Ford lovers and antique vehicle owners will agree that this Ford pick up is not only unique but also exceptional. This barn-find truck was finally auctioned for US $16k on Oct. 2, 2021.
This 1937 Ford V-8 truck is about as original as you can get. Even more amazing, the Ford has remained with the same Kansas family all this time.
The family bought this 84-year-old vehicle in July 1937, the same month and year Genie, the current owner—daughter of the family—was born.
The family grew wheat in Kansas and needed a truck to transport it to the town market. In those days, buying a truck for the farm was a significant financial investment, Motor Trend reported.
“Dad was pretty proud of this pickup because he farmed with horses and trailers all before that time and this was pretty special to him,” Genie told Chad Ehrlich of F&E Collector Auto Auctions.
After working in the fields for two decades, it was parked in a garage in 1957, after Genie’s mother replaced the hard-to-find tires during WWII rationing.
“My mom even had a hard time getting a tire for it,” she added. “My mom didn’t lose her temper very much, but she sure did that time.”
The old pickup, on the other hand, is remarkable for how well it has been preserved. The vehicle was parked indoors in 1957, and it hasn’t seen the light of day in 64 years, except from a few storage moves.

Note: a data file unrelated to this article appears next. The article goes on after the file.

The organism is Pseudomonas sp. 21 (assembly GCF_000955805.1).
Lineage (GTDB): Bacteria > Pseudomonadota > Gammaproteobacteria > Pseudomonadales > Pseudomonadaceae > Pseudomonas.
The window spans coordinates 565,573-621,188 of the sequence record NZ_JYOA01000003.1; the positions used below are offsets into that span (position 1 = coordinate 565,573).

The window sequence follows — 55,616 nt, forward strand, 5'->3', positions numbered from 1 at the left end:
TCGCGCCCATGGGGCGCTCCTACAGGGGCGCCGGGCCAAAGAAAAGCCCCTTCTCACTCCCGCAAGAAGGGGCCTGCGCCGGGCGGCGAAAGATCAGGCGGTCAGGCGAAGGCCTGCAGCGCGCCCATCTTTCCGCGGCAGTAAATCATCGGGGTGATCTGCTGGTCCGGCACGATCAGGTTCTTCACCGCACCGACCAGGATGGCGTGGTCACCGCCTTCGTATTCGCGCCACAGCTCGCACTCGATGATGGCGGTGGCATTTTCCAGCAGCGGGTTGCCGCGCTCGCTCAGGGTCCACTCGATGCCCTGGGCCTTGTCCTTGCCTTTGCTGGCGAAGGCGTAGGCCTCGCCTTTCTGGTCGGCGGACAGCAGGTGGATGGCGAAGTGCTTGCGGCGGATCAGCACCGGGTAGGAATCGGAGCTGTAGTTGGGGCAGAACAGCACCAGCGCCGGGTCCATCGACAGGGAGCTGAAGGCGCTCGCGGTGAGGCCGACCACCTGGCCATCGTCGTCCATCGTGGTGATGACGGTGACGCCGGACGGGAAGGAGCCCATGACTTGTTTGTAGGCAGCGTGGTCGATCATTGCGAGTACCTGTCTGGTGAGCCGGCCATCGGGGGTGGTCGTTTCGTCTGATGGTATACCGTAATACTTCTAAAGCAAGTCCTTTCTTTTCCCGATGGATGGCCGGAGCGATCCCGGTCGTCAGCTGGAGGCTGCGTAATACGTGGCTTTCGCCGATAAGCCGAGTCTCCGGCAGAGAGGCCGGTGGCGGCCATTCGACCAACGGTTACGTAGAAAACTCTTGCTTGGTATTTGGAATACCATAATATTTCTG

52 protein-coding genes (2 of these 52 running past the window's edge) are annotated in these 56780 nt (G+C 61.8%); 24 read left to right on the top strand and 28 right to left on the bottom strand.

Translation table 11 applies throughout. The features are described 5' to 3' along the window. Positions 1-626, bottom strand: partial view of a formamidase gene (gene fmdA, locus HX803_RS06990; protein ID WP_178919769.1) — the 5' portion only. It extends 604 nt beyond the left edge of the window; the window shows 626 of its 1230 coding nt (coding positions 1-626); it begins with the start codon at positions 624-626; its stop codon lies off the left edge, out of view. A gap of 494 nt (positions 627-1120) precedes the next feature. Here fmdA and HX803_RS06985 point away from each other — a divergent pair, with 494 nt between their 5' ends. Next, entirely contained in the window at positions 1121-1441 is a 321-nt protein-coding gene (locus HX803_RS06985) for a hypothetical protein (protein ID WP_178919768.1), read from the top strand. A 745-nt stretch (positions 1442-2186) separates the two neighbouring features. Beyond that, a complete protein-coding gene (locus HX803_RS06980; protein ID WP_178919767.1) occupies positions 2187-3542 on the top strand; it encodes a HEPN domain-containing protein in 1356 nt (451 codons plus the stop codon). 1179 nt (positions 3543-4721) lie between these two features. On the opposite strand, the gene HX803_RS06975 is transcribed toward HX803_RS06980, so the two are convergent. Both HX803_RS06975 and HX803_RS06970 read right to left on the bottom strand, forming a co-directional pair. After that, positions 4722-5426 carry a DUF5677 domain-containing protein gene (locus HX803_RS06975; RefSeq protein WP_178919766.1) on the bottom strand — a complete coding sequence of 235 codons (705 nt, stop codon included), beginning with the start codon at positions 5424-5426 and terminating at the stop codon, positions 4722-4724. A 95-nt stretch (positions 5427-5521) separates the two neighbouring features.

The Ford is still powered by an 85-horsepower V-8, but it was remanufactured at some time. What is more, it has original paint, almost no rust, and has the original documentation.The 84-year-old original title was not a really good legal document, but it’s interesting to see that, at that time, it was titled using the engine number, worth to be seen in a museum.
Although it had never—ever—been available for sale, Chad considered it special enough for an auction. Finally, it was offered on Oct. 2, 2021 at the Great Bend Expo that took place in Kansas and sold for US $16k as published by F&E Collector Auto Auctions.
“No, it’s not perfect, because it’s original, and you don’t find original very often,” Chad said.